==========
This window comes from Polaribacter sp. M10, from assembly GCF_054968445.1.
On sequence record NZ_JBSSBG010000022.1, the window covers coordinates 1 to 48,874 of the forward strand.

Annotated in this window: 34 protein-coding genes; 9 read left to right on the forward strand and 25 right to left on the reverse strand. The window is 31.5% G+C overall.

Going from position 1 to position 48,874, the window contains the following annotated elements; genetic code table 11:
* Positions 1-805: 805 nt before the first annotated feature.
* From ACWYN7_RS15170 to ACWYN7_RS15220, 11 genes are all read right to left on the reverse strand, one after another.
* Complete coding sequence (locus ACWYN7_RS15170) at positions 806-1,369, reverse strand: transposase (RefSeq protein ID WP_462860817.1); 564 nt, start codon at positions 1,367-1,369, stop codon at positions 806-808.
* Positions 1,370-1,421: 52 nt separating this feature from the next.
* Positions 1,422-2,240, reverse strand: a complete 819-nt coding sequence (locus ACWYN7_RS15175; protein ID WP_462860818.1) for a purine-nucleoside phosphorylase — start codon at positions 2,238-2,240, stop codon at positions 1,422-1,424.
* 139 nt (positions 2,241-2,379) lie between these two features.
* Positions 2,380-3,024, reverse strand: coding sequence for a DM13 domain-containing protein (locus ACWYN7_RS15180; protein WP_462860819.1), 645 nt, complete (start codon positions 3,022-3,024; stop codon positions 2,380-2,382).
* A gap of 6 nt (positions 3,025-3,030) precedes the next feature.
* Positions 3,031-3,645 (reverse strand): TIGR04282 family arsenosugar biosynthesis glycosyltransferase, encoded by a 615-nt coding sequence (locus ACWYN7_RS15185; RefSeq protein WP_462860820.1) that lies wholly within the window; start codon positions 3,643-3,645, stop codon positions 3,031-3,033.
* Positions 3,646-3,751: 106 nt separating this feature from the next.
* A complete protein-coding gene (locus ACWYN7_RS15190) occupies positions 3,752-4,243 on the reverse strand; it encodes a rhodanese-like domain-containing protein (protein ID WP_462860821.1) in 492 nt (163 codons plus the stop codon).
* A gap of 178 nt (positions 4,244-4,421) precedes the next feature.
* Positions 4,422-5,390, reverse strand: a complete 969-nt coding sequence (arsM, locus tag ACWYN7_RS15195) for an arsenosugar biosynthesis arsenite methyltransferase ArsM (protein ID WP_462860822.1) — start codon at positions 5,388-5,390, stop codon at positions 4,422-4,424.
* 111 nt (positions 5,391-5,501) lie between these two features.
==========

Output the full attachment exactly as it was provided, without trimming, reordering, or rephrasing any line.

This window comes from Polaribacter sp. M10, from assembly GCF_054968445.1.
On sequence record NZ_JBSSBG010000022.1, the window covers coordinates 1 to 48,874 of the forward strand.

Annotated in this window: 34 protein-coding genes; 9 read left to right on the forward strand and 25 right to left on the reverse strand. The window is 31.5% G+C overall.

Going from position 1 to position 48,874, the window contains the following annotated elements; genetic code table 11:
* Positions 1-805: 805 nt before the first annotated feature.
* From ACWYN7_RS15170 to ACWYN7_RS15220, 11 genes are all read right to left on the reverse strand, one after another.
* Complete coding sequence (locus ACWYN7_RS15170) at positions 806-1,369, reverse strand: transposase (RefSeq protein ID WP_462860817.1); 564 nt, start codon at positions 1,367-1,369, stop codon at positions 806-808.
* Positions 1,370-1,421: 52 nt separating this feature from the next.
* Positions 1,422-2,240, reverse strand: a complete 819-nt coding sequence (locus ACWYN7_RS15175; protein ID WP_462860818.1) for a purine-nucleoside phosphorylase — start codon at positions 2,238-2,240, stop codon at positions 1,422-1,424.
* 139 nt (positions 2,241-2,379) lie between these two features.
* Positions 2,380-3,024, reverse strand: coding sequence for a DM13 domain-containing protein (locus ACWYN7_RS15180; protein WP_462860819.1), 645 nt, complete (start codon positions 3,022-3,024; stop codon positions 2,380-2,382).
* A gap of 6 nt (positions 3,025-3,030) precedes the next feature.
* Positions 3,031-3,645 (reverse strand): TIGR04282 family arsenosugar biosynthesis glycosyltransferase, encoded by a 615-nt coding sequence (locus ACWYN7_RS15185; RefSeq protein WP_462860820.1) that lies wholly within the window; start codon positions 3,643-3,645, stop codon positions 3,031-3,033.
* Positions 3,646-3,751: 106 nt separating this feature from the next.
* A complete protein-coding gene (locus ACWYN7_RS15190) occupies positions 3,752-4,243 on the reverse strand; it encodes a rhodanese-like domain-containing protein (protein ID WP_462860821.1) in 492 nt (163 codons plus the stop codon).
* A gap of 178 nt (positions 4,244-4,421) precedes the next feature.
* Positions 4,422-5,390, reverse strand: a complete 969-nt coding sequence (arsM, locus tag ACWYN7_RS15195) for an arsenosugar biosynthesis arsenite methyltransferase ArsM (protein ID WP_462860822.1) — start codon at positions 5,388-5,390, stop codon at positions 4,422-4,424.
* 111 nt (positions 5,391-5,501) lie between these two features.